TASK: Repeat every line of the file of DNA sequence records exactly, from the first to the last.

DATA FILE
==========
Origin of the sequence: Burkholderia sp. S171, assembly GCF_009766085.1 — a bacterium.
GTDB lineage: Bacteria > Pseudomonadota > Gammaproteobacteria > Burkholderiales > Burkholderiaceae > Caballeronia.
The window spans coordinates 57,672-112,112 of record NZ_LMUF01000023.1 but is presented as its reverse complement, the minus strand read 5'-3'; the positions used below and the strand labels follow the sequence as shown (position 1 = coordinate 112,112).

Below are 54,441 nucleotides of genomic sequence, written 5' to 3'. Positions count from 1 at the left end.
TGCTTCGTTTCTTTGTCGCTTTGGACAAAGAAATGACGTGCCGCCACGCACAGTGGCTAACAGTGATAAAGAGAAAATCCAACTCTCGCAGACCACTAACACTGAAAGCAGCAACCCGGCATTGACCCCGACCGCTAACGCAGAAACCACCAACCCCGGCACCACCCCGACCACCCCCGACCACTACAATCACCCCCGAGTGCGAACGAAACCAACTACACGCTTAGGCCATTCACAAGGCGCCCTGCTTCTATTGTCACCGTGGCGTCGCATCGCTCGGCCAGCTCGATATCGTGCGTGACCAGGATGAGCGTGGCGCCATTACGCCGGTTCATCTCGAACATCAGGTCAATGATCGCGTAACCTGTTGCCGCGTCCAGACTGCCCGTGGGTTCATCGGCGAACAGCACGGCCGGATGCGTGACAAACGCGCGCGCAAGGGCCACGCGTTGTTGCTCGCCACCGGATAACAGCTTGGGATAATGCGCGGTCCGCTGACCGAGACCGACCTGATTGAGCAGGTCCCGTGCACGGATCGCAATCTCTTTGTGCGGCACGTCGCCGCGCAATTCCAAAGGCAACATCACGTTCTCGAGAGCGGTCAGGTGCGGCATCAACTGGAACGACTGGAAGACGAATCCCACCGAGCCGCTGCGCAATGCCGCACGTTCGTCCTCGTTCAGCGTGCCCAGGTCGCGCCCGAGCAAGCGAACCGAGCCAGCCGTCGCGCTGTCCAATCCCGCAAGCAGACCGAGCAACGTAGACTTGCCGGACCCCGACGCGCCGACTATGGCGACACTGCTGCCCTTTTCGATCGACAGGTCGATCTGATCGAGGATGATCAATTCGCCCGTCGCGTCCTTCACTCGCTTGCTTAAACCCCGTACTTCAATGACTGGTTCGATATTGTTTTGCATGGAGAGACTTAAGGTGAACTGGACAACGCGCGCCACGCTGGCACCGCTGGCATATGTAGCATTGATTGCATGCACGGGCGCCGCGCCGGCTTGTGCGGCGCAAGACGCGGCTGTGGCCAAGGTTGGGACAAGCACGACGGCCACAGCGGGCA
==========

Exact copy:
Origin of the sequence: Burkholderia sp. S171, assembly GCF_009766085.1 — a bacterium.
GTDB lineage: Bacteria > Pseudomonadota > Gammaproteobacteria > Burkholderiales > Burkholderiaceae > Caballeronia.
The window spans coordinates 57,672-112,112 of record NZ_LMUF01000023.1 but is presented as its reverse complement, the minus strand read 5'-3'; the positions used below and the strand labels follow the sequence as shown (position 1 = coordinate 112,112).

Below are 54,441 nucleotides of genomic sequence, written 5' to 3'. Positions count from 1 at the left end.
TGCTTCGTTTCTTTGTCGCTTTGGACAAAGAAATGACGTGCCGCCACGCACAGTGGCTAACAGTGATAAAGAGAAAATCCAACTCTCGCAGACCACTAACACTGAAAGCAGCAACCCGGCATTGACCCCGACCGCTAACGCAGAAACCACCAACCCCGGCACCACCCCGACCACCCCCGACCACTACAATCACCCCCGAGTGCGAACGAAACCAACTACACGCTTAGGCCATTCACAAGGCGCCCTGCTTCTATTGTCACCGTGGCGTCGCATCGCTCGGCCAGCTCGATATCGTGCGTGACCAGGATGAGCGTGGCGCCATTACGCCGGTTCATCTCGAACATCAGGTCAATGATCGCGTAACCTGTTGCCGCGTCCAGACTGCCCGTGGGTTCATCGGCGAACAGCACGGCCGGATGCGTGACAAACGCGCGCGCAAGGGCCACGCGTTGTTGCTCGCCACCGGATAACAGCTTGGGATAATGCGCGGTCCGCTGACCGAGACCGACCTGATTGAGCAGGTCCCGTGCACGGATCGCAATCTCTTTGTGCGGCACGTCGCCGCGCAATTCCAAAGGCAACATCACGTTCTCGAGAGCGGTCAGGTGCGGCATCAACTGGAACGACTGGAAGACGAATCCCACCGAGCCGCTGCGCAATGCCGCACGTTCGTCCTCGTTCAGCGTGCCCAGGTCGCGCCCGAGCAAGCGAACCGAGCCAGCCGTCGCGCTGTCCAATCCCGCAAGCAGACCGAGCAACGTAGACTTGCCGGACCCCGACGCGCCGACTATGGCGACACTGCTGCCCTTTTCGATCGACAGGTCGATCTGATCGAGGATGATCAATTCGCCCGTCGCGTCCTTCACTCGCTTGCTTAAACCCCGTACTTCAATGACTGGTTCGATATTGTTTTGCATGGAGAGACTTAAGGTGAACTGGACAACGCGCGCCACGCTGGCACCGCTGGCATATGTAGCATTGATTGCATGCACGGGCGCCGCGCCGGCTTGTGCGGCGCAAGACGCGGCTGTGGCCAAGGTTGGGACAAGCACGACGGCCACAGCGGGCA